Big Issues, Chill Team: An Interview with the Ethical and Common Good-doers

Dylan Welch

This interview is the first in a series I’m sort of committing to about people at Hampshire doing work I am grateful for and think more people should  know about. Last week I met with Teal Van Dyck and Javiera Benavente who are the program coordinator and director of the Ethics and Common Good Project (ECG). Also on the team are George Fourlas, visiting professor of applied ethics, and Alina Ortiz Salvatierra, the relational leadership alumni fellow. The project officially started just over two years ago and they hosted the Culture of Radical Engagement Residency last year (my introduction). This year they’ve continued to organize perspective-shifting programming and have supported many people in making their own opportunities. I went up to their new office on the third floor of the library to hear about their plans for this semester.


Javiera began with a little of what’s behind the choices they’re making, going back to the Culture of Radical Engagement Residency as a foundation for the work they are doing today:

“One of the things that drew me to this project was the fact that it was bringing together this framework of the commons, ethical engagement, and leadership development. I spent the summer of 2015 talking to a lot of people about what was happening on campus, and what sort of support folks needed. I learned that people wanted to work together in collaboration, but there was a need for more support in how to do that well. I also heard from staff and faculty for wanting support around genuine relationship building. I connected with Cedar Landsman from the Relational Center and found out that they were working on a methodology that connected people through sharing stories and resonance in groups that enable us to build the kind of community that can hold complexity and address issues of justice in a meaningful way.”

A central way this work has lived on at Hampshire is through Building Resilience Together (BRT), a group for students of color that practices storytelling and resonance to build “deep community and support”. Unfortunately, Alina was feeling unwell and at home the day we talked, but I intend to follow up with her for a special interview about BRT.

Since then, something that’s interested Javiera is the question of facilitation and whether people want to learn how to facilitate “thoughtful” spaces “of learning [and] of collective action.” Hearing that many people are in fact interested, they have organized a workshop series that begins after spring break.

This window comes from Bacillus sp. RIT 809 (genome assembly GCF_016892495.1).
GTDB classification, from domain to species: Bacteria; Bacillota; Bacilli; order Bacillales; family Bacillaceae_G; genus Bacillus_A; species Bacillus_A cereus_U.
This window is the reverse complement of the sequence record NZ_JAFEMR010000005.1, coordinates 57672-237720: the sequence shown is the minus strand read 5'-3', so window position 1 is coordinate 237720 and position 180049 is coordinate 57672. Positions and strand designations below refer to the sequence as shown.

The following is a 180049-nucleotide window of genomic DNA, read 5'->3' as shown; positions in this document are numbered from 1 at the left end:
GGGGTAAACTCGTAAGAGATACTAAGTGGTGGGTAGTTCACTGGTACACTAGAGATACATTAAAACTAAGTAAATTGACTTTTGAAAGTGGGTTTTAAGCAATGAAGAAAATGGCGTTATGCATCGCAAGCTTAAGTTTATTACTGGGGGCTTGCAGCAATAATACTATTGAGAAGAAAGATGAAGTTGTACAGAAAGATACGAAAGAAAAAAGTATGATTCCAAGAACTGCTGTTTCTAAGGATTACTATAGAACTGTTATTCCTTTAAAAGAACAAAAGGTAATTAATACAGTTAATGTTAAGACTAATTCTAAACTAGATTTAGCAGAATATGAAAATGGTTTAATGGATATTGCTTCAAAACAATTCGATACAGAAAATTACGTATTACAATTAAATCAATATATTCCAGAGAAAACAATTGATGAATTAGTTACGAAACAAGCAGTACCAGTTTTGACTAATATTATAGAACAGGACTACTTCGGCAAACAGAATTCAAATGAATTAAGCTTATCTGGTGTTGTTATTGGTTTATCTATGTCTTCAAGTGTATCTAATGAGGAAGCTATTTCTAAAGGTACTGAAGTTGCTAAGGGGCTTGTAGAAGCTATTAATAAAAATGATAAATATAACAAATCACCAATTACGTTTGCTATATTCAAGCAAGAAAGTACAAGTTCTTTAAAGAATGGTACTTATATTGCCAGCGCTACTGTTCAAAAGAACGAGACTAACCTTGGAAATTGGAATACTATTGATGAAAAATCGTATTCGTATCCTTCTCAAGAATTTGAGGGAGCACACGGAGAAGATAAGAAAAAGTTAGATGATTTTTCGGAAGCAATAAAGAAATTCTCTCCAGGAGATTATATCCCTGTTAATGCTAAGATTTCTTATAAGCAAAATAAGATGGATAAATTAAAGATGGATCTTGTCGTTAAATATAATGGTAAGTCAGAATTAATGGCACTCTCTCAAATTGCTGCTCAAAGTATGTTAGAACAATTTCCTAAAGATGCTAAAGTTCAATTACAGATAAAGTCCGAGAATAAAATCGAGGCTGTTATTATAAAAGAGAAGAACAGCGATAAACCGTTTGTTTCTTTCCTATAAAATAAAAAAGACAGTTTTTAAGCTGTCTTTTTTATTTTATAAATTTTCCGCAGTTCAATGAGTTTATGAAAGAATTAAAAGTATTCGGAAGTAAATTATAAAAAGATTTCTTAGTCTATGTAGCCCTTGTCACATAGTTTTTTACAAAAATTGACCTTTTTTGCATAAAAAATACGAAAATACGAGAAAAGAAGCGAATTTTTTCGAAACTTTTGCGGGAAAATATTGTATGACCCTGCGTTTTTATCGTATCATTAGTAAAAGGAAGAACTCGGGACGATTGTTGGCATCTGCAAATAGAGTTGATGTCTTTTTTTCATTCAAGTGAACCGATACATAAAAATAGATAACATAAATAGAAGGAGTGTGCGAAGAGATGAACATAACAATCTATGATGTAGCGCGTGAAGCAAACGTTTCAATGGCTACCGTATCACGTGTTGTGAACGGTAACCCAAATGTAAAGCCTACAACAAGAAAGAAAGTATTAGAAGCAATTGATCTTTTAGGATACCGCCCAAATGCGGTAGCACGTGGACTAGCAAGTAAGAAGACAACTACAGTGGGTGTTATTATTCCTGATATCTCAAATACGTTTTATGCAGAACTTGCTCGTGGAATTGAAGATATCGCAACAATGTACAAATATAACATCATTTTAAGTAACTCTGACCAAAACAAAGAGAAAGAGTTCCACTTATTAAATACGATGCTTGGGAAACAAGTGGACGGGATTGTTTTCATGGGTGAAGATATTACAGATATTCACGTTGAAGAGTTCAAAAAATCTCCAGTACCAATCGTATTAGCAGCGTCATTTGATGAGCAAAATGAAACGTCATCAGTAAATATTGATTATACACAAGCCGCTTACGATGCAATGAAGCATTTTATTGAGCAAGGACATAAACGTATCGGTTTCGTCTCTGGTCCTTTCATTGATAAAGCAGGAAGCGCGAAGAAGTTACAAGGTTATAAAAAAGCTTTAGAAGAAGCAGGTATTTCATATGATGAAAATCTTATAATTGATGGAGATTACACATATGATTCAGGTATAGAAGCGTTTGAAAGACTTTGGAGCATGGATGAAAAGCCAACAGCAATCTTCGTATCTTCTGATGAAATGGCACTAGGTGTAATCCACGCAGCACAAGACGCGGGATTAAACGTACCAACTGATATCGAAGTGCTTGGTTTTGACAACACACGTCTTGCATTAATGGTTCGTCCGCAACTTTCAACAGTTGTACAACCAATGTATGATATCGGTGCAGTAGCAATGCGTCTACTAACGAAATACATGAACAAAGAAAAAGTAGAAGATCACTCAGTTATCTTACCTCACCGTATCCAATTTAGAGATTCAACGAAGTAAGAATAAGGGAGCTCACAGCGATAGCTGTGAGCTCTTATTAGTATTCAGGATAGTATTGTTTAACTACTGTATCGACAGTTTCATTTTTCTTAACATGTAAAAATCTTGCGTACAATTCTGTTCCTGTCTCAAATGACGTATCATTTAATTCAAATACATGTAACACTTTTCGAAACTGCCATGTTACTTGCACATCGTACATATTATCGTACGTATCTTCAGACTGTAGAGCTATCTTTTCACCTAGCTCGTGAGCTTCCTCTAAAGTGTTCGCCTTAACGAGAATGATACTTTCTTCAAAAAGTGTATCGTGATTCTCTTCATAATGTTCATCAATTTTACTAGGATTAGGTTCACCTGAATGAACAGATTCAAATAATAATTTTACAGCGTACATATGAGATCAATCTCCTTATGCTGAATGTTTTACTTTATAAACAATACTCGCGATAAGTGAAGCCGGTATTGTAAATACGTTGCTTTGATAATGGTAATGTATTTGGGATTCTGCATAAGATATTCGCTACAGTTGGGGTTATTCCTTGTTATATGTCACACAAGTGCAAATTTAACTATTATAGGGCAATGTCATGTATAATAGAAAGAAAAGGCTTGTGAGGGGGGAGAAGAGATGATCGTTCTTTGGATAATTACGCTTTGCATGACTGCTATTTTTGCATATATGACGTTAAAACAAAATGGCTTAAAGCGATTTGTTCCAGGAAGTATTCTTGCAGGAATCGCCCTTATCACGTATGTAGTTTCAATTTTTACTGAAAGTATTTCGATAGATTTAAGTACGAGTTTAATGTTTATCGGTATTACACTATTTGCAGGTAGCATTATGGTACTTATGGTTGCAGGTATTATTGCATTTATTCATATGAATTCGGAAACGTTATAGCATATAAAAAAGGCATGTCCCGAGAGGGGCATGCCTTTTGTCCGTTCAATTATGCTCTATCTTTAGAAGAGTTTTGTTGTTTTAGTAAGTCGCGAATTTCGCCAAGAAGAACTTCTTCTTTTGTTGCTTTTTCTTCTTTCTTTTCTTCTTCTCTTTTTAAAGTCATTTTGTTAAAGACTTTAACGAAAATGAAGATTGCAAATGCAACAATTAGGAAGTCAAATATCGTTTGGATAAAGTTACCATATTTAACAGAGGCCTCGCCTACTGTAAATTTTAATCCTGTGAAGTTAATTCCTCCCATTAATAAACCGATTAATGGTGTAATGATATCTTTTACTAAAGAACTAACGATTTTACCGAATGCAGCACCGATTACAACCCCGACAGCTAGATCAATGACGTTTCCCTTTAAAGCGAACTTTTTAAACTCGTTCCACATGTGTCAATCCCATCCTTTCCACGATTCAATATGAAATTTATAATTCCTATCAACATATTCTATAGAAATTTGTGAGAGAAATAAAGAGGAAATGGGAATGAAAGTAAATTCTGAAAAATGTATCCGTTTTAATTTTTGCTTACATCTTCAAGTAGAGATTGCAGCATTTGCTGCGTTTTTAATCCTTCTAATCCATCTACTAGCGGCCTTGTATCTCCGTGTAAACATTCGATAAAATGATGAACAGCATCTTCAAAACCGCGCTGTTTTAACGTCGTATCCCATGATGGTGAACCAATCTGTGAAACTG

Javiera said, “We’re going to host a five week, five-part facilitation workshop that will be led by trainers from the Umass Alliance for Community Transformation (UACT). They have a robust peer education model – their trainers undergo a multi-year training program, the same that Alina did. A fair amount of Hampshire students have gone through the UACT training and I think there are about 6 in the program now. We’re looking to create a partnership with UACT to offer support to students who want to build upon those skills beyond the program.“

Seeing a need greater than what the team can fulfill by themselves, one of Javiera’s aims is to create a “cohort… of students committed and passionate about this work” willing to lead trainings and workshops with ECG’s support.

It turns out that Teal’s first connections to this work are rooted in their experiences as a Hampshire student, one who felt  inspired by a radical vision of Hampshire.

“I was on campus at a time when this idea of Hampshire campus as our commons… that this is a collective experience… had not yet been embraced across the campus as a whole. I fought for the experimental and interdisciplinary education that drew me here and it wasn’t always easy to access it, but I believed in Hampshire’s potential to be and to offer [a commons].”